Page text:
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I learned from the LIGO official website that the LIGO mirror suspension system consists of a "main chain" and a "reaction chain", and there are small electric motors gently pushing the masses on the main chain (i.e., the mirror and other suspension masses) against their counterparts on the reaction chain to "keep them in place". Here is a link to the material (see the second paragraph under the schematics of the suspension system).

I am wondering why this is a good strategy to achieve better isolation. It appears to me that the whole point of isolation is to keep the masses free (at least in some frequency band and along some direction), and the idea of installing motors seems to be ruining it. Also, I do not understand how these motors are controlled to distinguish between unwanted disturbances which should be corrected for, and true gravitational wave signals which should not be corrected for.

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  • $\begingroup$ Could you add a link to the place you read about this? $\endgroup$ – Gremlin Oct 9 '17 at 13:39
  • $\begingroup$ @Gremlin I added a link in the question. Thanks for the suggestion. $\endgroup$ – user23823 Oct 9 '17 at 13:43
  • $\begingroup$ In case you cannot find a good answer here, you may send your question directly to LIGO at questions@ligo.org $\endgroup$ – Wrichik Basu Oct 9 '17 at 19:44
  • $\begingroup$ On a side note: "Motors" might give a bit of a wrong picture. The so-called electrostatic drives work by electrostatic repulsion between the test mass and the reaction mass without any physical contact. $\endgroup$ – Emil Oct 17 '17 at 7:10
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The vibration control systems are actuating in all the degrees of freedom of the test masses and subtracting motion from them, primarily ground motion at low frequencies.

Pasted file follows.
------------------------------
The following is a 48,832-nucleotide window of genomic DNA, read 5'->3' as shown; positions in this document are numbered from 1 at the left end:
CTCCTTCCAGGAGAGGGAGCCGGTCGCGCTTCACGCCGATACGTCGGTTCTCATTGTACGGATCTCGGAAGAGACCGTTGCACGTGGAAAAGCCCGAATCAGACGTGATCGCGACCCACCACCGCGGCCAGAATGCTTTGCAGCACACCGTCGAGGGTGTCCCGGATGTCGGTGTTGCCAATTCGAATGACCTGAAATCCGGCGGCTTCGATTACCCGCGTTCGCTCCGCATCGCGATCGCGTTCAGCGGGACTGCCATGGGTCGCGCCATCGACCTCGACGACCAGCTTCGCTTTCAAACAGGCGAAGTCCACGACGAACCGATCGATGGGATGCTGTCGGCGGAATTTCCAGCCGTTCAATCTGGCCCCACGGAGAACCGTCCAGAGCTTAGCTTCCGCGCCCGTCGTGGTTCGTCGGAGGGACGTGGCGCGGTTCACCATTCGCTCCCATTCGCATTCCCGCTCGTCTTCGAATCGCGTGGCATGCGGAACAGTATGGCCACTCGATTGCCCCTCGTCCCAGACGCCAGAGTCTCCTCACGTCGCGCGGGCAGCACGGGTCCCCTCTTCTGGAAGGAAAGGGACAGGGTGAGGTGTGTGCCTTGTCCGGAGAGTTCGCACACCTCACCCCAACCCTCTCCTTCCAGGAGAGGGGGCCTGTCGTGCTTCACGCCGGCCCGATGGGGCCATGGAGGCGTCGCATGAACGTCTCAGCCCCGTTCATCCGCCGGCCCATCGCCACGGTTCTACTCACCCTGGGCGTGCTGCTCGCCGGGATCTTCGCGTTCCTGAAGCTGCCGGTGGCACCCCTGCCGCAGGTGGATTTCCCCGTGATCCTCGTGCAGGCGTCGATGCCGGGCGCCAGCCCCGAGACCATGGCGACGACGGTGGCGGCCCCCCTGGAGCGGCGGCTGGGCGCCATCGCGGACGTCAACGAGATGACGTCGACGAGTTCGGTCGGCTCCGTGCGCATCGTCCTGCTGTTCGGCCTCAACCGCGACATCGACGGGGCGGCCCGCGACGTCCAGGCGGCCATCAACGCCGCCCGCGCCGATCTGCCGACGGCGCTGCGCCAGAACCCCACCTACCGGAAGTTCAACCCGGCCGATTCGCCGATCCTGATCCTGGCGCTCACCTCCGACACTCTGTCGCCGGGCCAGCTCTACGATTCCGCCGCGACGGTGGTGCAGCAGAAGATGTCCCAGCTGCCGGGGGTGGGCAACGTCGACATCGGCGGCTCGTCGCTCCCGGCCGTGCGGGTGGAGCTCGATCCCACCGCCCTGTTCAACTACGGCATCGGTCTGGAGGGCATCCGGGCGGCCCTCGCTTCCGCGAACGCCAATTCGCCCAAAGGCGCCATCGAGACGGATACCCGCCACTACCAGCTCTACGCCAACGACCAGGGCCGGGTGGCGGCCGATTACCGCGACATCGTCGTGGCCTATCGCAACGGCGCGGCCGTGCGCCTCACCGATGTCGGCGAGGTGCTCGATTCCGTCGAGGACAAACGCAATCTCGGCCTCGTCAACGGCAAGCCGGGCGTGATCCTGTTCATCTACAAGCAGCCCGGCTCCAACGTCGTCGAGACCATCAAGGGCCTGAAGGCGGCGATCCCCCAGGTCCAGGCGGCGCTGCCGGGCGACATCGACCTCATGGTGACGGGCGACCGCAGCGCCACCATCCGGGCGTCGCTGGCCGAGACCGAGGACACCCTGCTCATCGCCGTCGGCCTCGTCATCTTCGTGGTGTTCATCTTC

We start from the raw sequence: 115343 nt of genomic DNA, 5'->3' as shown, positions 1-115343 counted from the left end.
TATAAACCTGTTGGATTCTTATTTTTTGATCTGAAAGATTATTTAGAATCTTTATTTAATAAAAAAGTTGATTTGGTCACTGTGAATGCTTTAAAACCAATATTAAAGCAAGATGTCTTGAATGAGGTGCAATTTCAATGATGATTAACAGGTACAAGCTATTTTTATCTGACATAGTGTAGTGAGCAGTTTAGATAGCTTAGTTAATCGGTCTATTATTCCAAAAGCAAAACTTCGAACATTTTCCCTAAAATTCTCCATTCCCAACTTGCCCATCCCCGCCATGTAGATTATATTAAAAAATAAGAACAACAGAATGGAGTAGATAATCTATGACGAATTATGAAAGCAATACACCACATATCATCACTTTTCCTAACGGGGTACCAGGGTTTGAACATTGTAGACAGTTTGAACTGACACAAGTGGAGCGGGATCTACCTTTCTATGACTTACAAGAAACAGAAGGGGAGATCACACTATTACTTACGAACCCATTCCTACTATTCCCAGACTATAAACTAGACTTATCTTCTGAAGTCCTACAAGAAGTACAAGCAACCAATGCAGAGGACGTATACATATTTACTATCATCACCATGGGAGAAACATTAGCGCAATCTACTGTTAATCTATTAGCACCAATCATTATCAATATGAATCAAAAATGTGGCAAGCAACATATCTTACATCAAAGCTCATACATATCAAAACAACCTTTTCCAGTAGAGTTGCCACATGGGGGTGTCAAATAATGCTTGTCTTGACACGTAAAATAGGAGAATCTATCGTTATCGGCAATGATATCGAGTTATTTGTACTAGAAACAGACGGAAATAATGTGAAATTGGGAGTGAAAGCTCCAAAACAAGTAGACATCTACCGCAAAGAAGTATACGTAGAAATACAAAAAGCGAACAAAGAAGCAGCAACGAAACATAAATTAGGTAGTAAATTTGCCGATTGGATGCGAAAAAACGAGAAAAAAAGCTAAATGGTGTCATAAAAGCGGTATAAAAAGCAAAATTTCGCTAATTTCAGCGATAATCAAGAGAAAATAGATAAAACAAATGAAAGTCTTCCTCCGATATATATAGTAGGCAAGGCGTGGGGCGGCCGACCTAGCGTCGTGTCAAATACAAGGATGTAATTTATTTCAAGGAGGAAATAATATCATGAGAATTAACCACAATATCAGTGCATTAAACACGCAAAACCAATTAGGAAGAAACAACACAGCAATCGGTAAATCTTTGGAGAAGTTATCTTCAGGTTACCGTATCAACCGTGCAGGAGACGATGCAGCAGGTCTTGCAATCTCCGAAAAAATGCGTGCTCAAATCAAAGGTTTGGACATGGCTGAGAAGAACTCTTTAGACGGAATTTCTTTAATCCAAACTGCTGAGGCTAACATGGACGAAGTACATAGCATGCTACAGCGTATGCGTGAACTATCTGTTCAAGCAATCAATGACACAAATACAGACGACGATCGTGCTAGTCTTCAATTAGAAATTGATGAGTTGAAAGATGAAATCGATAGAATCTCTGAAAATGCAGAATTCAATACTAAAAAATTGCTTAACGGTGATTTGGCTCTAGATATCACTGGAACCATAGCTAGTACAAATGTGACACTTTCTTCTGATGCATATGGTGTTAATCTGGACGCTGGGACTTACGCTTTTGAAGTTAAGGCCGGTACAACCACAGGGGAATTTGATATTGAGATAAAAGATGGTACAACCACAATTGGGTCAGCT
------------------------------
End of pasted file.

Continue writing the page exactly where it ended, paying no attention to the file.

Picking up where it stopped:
Only when all these systems are active are the test masses "free" to the degree that the noise in these systems allows.

You can think of it as the noise cancelling system in a pair of headphones: a microphone peaks up background noise and an actuator feeds a control signal to the speakers so that you get a silent playback. The LIGO mirrors are free or "quiet" in a similar way when all the control systems are online.

The reaction mass itself is another, rather big and sophisticated, actuator. It controls the longitudinal degree of freedom of the test mass via electrostatic force.

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    $\begingroup$ On the face of the reaction mass there are 4 quadrants of traces. The electrostatic forces from voltages put on these traces can move the mirror longitudinally and also rotate it so that the laser beam correctly hits the splitter mirror 4 km away. The voltages also (unfortunately) cause the mirror to charge up causing undesired noise, and making LIGO a sensitive radio receiver for any EM waves that get inside their vacuum chamber. LIGO works to minimize this charge by periodically reversing the pusher plate voltage polarities. $\endgroup$ – Gary Godfrey Oct 9 '17 at 19:03
  • $\begingroup$ Better wording: LIGO works to minimize this charge by periodically reversing the voltage polarities on the reaction mass traces. $\endgroup$ – Gary Godfrey Oct 9 '17 at 21:25
  • $\begingroup$ Also, the mirror mass is electrically insulated from the world since it hangs on fused silica fibers. The mirror gets charged up by ions in the vacuum following electric field lines. $\endgroup$ – Gary Godfrey Oct 9 '17 at 21:34

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